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Energy: Conflict or Cooperation?


Energy supply expert Rick Westerdale repeatedly emphasized that there is ‘no magic bullet’ to meet the world’s energy needs.

Richard Westerdale

Rick Westerdale was speaking about ‘the challenge of energy’ to an online webinar run by Initiatives of Change in Business & Economy (ICBE) on 7 June. Instead, a variety of solutions are needed, at a time when global energy markets have been suppressed, not least due to sanctions imposed on Russia following its invasion of Ukraine.

The supply of energy is ‘one of the most important topics which affect everyone today’, permeating all walks of life, said Westerdale, a former senior advisor on energy policy to the US State Department and a former senior executive with oil giant Exxon Mobile for 20 years. He is now General Manager and Principal of the project incubator Westerdale Holding LLC.

A billion people in developing economies are ‘without access to consistent supplies of energy,’ he said. They still need abundant, affordable energy to achieve a standard of living comparable to developed nations.

The impact of COVID and Russia

‘While international institutions and the private sector are well equipped to manage risk, the unprecedented uncertainty created by COVID, followed by Russian aggression has created a difficult investment environment.’ 

He noted that ‘the impact from Russia's invasion of Ukraine will not be resolved quickly, with implications that will be felt for the next decade.’ Russia’s invasion and the Covid pandemic had ‘accelerated deglobalization’, interrupted energy supplies and led to huge inflationary pressures. 

The West’s response has led to ‘the most substantial set of sanctions we have seen.’ The price of gasoline was at a record high, with a 50 per cent increase in the US.

He warned that, following sanctions against Russia, ‘there is no quick fix’ for Europe to replace the amount of natural gas imported from Russia. ‘Addressing Europe’s natural gas needs will take many years and cost hundreds of billions of dollars not previously budgeted.’ In January this year, Europe had seen the highest ever increase in the import of liquid natural gas from the USA. ‘This figure would need to almost triple to replace Russian natural gas,’ he said.

Looking at alternative energy

Alternative energy sources include increasing the use of hydrogen and renewable energy: solar, wind and tides—‘the lowest cost of energy with the lowest carbon footprint’—and conservation.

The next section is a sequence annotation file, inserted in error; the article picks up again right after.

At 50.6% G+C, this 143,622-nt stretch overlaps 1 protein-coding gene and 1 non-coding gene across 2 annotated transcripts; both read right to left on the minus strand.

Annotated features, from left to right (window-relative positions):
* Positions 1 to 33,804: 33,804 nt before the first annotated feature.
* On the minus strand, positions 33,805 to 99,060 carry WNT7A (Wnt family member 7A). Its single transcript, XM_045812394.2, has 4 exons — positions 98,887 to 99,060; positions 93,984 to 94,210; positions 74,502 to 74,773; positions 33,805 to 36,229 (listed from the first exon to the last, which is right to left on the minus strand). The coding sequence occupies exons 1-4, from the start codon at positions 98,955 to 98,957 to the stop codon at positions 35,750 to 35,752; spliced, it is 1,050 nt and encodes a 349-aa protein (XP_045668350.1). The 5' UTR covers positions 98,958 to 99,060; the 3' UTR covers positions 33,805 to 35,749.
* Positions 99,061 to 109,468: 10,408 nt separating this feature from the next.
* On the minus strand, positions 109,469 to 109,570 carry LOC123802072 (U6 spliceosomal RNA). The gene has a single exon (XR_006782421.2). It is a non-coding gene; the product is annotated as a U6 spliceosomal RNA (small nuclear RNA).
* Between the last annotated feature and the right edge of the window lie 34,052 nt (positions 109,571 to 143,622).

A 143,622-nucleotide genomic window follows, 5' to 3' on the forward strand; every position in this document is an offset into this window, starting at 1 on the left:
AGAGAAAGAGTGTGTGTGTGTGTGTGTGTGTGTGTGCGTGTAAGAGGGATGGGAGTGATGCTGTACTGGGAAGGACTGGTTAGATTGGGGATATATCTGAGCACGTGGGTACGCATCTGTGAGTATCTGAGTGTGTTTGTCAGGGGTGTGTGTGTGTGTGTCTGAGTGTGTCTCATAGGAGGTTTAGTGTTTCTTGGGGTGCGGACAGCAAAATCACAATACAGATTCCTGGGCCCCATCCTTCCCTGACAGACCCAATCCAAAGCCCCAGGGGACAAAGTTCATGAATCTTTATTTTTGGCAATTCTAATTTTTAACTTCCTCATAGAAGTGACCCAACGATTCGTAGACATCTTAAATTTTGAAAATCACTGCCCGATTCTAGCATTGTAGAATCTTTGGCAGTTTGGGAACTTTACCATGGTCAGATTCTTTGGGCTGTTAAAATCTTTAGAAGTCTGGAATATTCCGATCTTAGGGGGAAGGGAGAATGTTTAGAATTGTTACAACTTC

Everyone has a responsibility to reduce their carbon footprint, from switching off unnecessary lights to conserving water. He has urged his daughters not to have long showers. ‘Energy and water conservation by each of us needs to be encouraged,’ he said.

The graph he presented to the audience showed that, since 2010, there had been a 13 per cent drop in the use of coal in the EU and the UK, and an 18 per cent increase in the use of renewables.

Alternative ‘wild card’ sources of energy could come from authoritarian regimes such as Iran, Venezuela and Saudi Arabia. ‘As countries grapple with climate change and carbon reduction targets, they seek to balance CO2 reductions against reliability and affordability of energy sources, thus creating a high level of consternation,’ he said.

Keeping our eyes on the future

He predicted that by 2050 hydrogen would provide 35% of all energy needs, while oil would reduce from 66% in 2019 to 11%.

‘The energy transition and focus on ESG (Environmental, Social and Governance) are here to stay,’ he said. ‘The debate over our response to global warming is one of the most consequential public policy debates taking place today around the world. The stakes are enormous.’ Global warming was already 1.2C higher than the pre-industrial revolution average, and close to the 1.5C Paris agreement goal.

He concluded that:

  • Energy sits at the nexus of economic development, national security, and environmental responsibility;
  • While international institutions and the private sector are well equipped to manage risk, the unprecedented uncertainty created by COVID, followed by Russian aggression has created a difficult investment environment;
  • There is no ‘silver bullet,’ we must address the nexus of energy in equal measures;
  • The world is pushing further towards two isolated trading blocs, straining global supply chains and severely hindering global trade;
  • To maintain energy security, we must acknowledge the role that hydrocarbons have played in our economic development and establish a way forward that is still compatible with our net zero ambitions.

Concluding on an optimistic note, he said that ‘energy can bring countries together as a source of cooperation and peace, for the common good.'